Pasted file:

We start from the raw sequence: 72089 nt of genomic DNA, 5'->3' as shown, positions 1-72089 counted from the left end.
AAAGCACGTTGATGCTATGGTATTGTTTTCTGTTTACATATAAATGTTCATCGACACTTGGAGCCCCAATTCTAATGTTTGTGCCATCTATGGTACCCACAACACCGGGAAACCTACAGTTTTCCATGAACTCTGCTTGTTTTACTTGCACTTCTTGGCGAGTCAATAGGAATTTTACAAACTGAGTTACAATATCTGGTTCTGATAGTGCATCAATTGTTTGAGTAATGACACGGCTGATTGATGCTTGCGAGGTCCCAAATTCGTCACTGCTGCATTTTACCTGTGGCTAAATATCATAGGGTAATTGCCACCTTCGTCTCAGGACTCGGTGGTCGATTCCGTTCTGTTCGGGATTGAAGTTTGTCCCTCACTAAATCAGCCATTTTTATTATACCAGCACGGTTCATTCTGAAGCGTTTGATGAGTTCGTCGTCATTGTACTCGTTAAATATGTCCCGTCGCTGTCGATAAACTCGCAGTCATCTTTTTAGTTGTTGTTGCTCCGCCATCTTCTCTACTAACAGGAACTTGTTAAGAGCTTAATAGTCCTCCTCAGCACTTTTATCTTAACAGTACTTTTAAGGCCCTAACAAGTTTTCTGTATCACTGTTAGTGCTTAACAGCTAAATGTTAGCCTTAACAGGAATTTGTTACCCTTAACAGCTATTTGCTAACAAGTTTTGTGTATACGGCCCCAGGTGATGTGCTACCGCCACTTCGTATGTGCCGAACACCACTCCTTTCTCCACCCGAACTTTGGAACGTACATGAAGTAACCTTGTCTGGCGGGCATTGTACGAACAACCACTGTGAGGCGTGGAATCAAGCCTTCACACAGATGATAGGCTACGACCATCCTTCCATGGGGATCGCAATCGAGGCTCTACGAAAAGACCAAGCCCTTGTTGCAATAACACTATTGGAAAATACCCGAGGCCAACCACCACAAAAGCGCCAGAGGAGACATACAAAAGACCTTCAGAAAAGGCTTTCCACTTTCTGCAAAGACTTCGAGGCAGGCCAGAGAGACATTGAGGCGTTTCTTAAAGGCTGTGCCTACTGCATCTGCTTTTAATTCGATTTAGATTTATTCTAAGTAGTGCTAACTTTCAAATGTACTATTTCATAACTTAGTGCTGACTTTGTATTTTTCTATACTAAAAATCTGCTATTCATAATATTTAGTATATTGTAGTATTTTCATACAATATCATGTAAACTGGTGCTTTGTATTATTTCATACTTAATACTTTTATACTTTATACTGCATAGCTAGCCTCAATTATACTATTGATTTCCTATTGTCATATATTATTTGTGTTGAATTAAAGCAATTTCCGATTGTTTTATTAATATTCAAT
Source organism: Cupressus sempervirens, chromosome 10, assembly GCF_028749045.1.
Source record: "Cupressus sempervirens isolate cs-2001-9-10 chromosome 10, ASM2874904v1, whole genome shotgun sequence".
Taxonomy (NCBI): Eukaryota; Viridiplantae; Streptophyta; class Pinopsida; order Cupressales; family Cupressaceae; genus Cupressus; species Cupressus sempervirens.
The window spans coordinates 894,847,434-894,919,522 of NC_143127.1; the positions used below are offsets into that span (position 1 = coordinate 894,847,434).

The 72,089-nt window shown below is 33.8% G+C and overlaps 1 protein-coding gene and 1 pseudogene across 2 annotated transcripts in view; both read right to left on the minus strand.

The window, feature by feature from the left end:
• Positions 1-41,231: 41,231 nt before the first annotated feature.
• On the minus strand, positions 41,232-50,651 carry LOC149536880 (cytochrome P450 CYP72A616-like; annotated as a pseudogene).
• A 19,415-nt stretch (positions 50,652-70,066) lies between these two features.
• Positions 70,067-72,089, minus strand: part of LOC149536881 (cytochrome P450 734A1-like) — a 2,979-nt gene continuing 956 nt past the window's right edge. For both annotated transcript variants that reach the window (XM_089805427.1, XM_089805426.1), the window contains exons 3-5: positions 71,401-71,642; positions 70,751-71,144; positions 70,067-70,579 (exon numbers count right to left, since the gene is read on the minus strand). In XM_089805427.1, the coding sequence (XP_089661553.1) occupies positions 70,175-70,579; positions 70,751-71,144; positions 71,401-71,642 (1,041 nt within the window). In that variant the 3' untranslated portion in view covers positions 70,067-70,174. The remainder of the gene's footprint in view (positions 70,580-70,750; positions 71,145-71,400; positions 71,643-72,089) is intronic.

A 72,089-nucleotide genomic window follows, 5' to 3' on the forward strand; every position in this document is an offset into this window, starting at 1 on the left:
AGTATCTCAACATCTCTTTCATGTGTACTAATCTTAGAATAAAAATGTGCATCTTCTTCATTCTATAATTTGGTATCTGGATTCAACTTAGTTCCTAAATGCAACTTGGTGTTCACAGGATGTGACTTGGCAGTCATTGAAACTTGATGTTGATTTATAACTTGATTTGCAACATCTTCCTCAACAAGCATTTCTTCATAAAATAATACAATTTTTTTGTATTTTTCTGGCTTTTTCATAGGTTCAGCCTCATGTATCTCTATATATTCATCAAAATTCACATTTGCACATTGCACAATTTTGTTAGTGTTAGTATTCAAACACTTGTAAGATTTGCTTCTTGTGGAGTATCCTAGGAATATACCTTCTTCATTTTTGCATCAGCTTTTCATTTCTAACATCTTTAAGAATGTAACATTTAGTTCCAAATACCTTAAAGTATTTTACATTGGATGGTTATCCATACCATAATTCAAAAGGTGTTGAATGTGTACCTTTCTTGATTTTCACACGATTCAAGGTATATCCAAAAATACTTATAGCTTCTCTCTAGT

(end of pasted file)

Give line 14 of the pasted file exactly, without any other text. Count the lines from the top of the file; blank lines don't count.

AGTATCTCAACATCTCTTTCATGTGTACTAATCTTAGAATAAAAATGTGCATCTTCTTCATTCTATAATTTGGTATCTGGATTCAACTTAGTTCCTAAATGCAACTTGGTGTTCACAGGATGTGACTTGGCAGTCATTGAAACTTGATGTTGATTTATAACTTGATTTGCAACATCTTCCTCAACAAGCATTTCTTCATAAAATAATACAATTTTTTTGTATTTTTCTGGCTTTTTCATAGGTTCAGCCTCATGTATCTCTATATATTCATCAAAATTCACATTTGCACATTGCACAATTTTGTTAGTGTTAGTATTCAAACACTTGTAAGATTTGCTTCTTGTGGAGTATCCTAGGAATATACCTTCTTCATTTTTGCATCAGCTTTTCATTTCTAACATCTTTAAGAATGTAACATTTAGTTCCAAATACCTTAAAGTATTTTACATTGGATGGTTATCCATACCATAATTCAAAAGGTGTTGAATGTGTACCTTTCTTGATTTTCACACGATTCAAGGTATATCCAAAAATACTTATAGCTTCTCTCTAGT